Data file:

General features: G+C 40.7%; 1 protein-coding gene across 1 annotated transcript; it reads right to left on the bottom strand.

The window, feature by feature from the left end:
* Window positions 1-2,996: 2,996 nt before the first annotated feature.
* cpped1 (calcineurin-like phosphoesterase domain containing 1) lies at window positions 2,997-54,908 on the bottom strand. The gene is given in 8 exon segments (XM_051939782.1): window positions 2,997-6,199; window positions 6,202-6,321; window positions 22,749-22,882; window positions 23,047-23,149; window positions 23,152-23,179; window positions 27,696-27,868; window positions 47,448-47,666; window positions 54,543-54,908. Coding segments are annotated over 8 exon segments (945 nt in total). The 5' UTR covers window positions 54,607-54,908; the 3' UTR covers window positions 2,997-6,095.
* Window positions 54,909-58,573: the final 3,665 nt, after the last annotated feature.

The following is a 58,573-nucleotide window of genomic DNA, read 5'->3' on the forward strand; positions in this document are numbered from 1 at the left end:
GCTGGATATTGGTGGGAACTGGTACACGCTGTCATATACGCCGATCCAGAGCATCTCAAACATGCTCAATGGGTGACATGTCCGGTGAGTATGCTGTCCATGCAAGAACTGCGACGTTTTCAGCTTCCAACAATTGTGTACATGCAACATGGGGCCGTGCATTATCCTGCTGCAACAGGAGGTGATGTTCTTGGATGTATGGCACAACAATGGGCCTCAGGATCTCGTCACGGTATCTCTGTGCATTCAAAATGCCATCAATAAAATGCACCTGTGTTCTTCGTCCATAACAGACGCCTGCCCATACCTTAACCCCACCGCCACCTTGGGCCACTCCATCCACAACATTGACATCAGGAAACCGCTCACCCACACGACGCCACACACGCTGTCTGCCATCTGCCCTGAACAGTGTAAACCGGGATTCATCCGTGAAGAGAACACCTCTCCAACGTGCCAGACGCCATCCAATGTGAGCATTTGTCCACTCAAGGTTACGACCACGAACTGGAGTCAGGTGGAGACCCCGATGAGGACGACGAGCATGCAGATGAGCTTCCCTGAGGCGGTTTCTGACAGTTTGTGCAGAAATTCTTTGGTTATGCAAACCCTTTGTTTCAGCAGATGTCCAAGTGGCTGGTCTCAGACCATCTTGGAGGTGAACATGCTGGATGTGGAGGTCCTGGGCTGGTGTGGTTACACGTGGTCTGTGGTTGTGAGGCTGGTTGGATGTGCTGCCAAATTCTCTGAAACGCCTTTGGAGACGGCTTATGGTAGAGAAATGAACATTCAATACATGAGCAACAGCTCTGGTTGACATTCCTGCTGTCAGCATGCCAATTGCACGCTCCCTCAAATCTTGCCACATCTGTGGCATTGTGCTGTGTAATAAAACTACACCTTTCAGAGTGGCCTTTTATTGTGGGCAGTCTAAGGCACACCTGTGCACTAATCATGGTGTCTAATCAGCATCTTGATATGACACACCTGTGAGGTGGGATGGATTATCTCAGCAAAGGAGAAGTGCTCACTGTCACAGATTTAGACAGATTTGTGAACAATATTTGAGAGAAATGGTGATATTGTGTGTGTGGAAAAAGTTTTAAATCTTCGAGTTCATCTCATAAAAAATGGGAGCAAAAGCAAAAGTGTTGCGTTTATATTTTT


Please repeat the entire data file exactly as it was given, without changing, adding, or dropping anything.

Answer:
General features: G+C 40.7%; 1 protein-coding gene across 1 annotated transcript; it reads right to left on the bottom strand.

The window, feature by feature from the left end:
* Window positions 1-2,996: 2,996 nt before the first annotated feature.
* cpped1 (calcineurin-like phosphoesterase domain containing 1) lies at window positions 2,997-54,908 on the bottom strand. The gene is given in 8 exon segments (XM_051939782.1): window positions 2,997-6,199; window positions 6,202-6,321; window positions 22,749-22,882; window positions 23,047-23,149; window positions 23,152-23,179; window positions 27,696-27,868; window positions 47,448-47,666; window positions 54,543-54,908. Coding segments are annotated over 8 exon segments (945 nt in total). The 5' UTR covers window positions 54,607-54,908; the 3' UTR covers window positions 2,997-6,095.
* Window positions 54,909-58,573: the final 3,665 nt, after the last annotated feature.

The following is a 58,573-nucleotide window of genomic DNA, read 5'->3' on the forward strand; positions in this document are numbered from 1 at the left end:
GCTGGATATTGGTGGGAACTGGTACACGCTGTCATATACGCCGATCCAGAGCATCTCAAACATGCTCAATGGGTGACATGTCCGGTGAGTATGCTGTCCATGCAAGAACTGCGACGTTTTCAGCTTCCAACAATTGTGTACATGCAACATGGGGCCGTGCATTATCCTGCTGCAACAGGAGGTGATGTTCTTGGATGTATGGCACAACAATGGGCCTCAGGATCTCGTCACGGTATCTCTGTGCATTCAAAATGCCATCAATAAAATGCACCTGTGTTCTTCGTCCATAACAGACGCCTGCCCATACCTTAACCCCACCGCCACCTTGGGCCACTCCATCCACAACATTGACATCAGGAAACCGCTCACCCACACGACGCCACACACGCTGTCTGCCATCTGCCCTGAACAGTGTAAACCGGGATTCATCCGTGAAGAGAACACCTCTCCAACGTGCCAGACGCCATCCAATGTGAGCATTTGTCCACTCAAGGTTACGACCACGAACTGGAGTCAGGTGGAGACCCCGATGAGGACGACGAGCATGCAGATGAGCTTCCCTGAGGCGGTTTCTGACAGTTTGTGCAGAAATTCTTTGGTTATGCAAACCCTTTGTTTCAGCAGATGTCCAAGTGGCTGGTCTCAGACCATCTTGGAGGTGAACATGCTGGATGTGGAGGTCCTGGGCTGGTGTGGTTACACGTGGTCTGTGGTTGTGAGGCTGGTTGGATGTGCTGCCAAATTCTCTGAAACGCCTTTGGAGACGGCTTATGGTAGAGAAATGAACATTCAATACATGAGCAACAGCTCTGGTTGACATTCCTGCTGTCAGCATGCCAATTGCACGCTCCCTCAAATCTTGCCACATCTGTGGCATTGTGCTGTGTAATAAAACTACACCTTTCAGAGTGGCCTTTTATTGTGGGCAGTCTAAGGCACACCTGTGCACTAATCATGGTGTCTAATCAGCATCTTGATATGACACACCTGTGAGGTGGGATGGATTATCTCAGCAAAGGAGAAGTGCTCACTGTCACAGATTTAGACAGATTTGTGAACAATATTTGAGAGAAATGGTGATATTGTGTGTGTGGAAAAAGTTTTAAATCTTCGAGTTCATCTCATAAAAAATGGGAGCAAAAGCAAAAGTGTTGCGTTTATATTTTT